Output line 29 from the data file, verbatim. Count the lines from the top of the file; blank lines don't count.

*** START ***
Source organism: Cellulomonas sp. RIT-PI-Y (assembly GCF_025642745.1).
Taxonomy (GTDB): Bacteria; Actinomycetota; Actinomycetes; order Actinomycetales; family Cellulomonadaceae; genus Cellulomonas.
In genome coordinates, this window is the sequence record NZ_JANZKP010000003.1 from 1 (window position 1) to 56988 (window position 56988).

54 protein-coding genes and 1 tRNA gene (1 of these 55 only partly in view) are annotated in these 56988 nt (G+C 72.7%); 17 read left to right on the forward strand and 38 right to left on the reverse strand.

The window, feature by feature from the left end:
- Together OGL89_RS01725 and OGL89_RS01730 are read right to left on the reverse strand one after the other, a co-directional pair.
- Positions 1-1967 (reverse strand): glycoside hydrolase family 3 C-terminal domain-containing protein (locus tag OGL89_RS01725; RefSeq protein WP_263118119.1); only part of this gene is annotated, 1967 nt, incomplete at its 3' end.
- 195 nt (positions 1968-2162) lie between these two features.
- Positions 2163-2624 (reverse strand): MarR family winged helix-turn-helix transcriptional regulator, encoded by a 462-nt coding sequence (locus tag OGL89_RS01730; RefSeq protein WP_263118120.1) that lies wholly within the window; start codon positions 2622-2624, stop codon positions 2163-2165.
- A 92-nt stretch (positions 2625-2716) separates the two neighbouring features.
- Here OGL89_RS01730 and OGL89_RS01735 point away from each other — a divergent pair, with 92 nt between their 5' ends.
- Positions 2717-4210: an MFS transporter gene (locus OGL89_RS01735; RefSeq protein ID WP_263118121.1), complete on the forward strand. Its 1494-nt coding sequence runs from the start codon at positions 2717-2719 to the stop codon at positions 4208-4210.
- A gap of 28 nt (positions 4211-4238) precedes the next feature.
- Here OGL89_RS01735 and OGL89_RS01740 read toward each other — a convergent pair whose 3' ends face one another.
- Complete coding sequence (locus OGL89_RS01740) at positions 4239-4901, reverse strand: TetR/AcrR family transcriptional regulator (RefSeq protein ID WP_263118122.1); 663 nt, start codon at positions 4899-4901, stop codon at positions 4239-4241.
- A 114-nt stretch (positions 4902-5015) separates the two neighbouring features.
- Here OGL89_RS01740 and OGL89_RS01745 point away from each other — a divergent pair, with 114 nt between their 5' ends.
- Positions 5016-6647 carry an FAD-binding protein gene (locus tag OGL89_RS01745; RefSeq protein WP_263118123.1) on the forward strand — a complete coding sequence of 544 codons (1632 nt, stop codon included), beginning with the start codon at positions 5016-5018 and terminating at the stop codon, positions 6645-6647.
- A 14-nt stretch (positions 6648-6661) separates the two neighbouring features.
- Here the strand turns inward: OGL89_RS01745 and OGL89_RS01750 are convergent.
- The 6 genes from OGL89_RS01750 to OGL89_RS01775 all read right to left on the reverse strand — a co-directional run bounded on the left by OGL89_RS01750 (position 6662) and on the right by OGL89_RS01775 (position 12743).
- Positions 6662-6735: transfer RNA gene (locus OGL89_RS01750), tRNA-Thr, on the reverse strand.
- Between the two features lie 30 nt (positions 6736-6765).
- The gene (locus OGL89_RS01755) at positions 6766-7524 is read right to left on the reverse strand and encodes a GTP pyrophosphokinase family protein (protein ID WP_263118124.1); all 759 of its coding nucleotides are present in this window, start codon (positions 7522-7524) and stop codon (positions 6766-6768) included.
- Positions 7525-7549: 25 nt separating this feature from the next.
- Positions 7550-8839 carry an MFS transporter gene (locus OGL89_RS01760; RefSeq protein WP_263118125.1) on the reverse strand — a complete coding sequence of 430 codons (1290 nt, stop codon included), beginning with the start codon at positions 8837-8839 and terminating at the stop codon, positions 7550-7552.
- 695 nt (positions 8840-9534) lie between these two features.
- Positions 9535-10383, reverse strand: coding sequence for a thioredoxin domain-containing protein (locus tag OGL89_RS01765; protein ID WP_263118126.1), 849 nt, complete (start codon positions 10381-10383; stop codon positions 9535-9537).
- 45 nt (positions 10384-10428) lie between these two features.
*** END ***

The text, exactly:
- 45 nt (positions 10384-10428) lie between these two features.